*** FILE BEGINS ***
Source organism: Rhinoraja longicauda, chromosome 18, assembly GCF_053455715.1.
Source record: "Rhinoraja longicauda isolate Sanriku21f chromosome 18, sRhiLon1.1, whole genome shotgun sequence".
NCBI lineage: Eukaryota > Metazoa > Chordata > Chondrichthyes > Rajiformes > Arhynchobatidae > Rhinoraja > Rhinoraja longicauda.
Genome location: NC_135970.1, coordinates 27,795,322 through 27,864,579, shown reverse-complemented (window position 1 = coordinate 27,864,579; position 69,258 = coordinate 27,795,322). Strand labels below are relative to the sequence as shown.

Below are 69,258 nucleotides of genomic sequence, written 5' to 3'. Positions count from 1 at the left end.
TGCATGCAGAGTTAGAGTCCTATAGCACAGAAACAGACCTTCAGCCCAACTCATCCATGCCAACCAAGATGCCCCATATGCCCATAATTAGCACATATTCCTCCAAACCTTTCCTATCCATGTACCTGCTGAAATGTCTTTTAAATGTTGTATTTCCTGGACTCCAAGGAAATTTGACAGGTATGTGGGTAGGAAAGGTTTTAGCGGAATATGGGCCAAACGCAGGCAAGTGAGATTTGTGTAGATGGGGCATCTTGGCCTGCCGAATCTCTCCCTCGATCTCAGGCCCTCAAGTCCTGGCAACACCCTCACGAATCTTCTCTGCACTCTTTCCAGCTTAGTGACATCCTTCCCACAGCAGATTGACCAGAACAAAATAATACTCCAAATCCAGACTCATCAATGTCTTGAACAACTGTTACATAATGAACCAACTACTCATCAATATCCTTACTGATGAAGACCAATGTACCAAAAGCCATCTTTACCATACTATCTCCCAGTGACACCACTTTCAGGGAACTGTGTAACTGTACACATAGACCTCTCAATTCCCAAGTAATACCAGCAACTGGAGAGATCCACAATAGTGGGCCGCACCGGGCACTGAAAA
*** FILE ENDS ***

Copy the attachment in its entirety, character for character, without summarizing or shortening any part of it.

Source organism: Rhinoraja longicauda, chromosome 18, assembly GCF_053455715.1.
Source record: "Rhinoraja longicauda isolate Sanriku21f chromosome 18, sRhiLon1.1, whole genome shotgun sequence".
NCBI lineage: Eukaryota > Metazoa > Chordata > Chondrichthyes > Rajiformes > Arhynchobatidae > Rhinoraja > Rhinoraja longicauda.
Genome location: NC_135970.1, coordinates 27,795,322 through 27,864,579, shown reverse-complemented (window position 1 = coordinate 27,864,579; position 69,258 = coordinate 27,795,322). Strand labels below are relative to the sequence as shown.

Below are 69,258 nucleotides of genomic sequence, written 5' to 3'. Positions count from 1 at the left end.
TGCATGCAGAGTTAGAGTCCTATAGCACAGAAACAGACCTTCAGCCCAACTCATCCATGCCAACCAAGATGCCCCATATGCCCATAATTAGCACATATTCCTCCAAACCTTTCCTATCCATGTACCTGCTGAAATGTCTTTTAAATGTTGTATTTCCTGGACTCCAAGGAAATTTGACAGGTATGTGGGTAGGAAAGGTTTTAGCGGAATATGGGCCAAACGCAGGCAAGTGAGATTTGTGTAGATGGGGCATCTTGGCCTGCCGAATCTCTCCCTCGATCTCAGGCCCTCAAGTCCTGGCAACACCCTCACGAATCTTCTCTGCACTCTTTCCAGCTTAGTGACATCCTTCCCACAGCAGATTGACCAGAACAAAATAATACTCCAAATCCAGACTCATCAATGTCTTGAACAACTGTTACATAATGAACCAACTACTCATCAATATCCTTACTGATGAAGACCAATGTACCAAAAGCCATCTTTACCATACTATCTCCCAGTGACACCACTTTCAGGGAACTGTGTAACTGTACACATAGACCTCTCAATTCCCAAGTAATACCAGCAACTGGAGAGATCCACAATAGTGGGCCGCACCGGGCACTGAAAA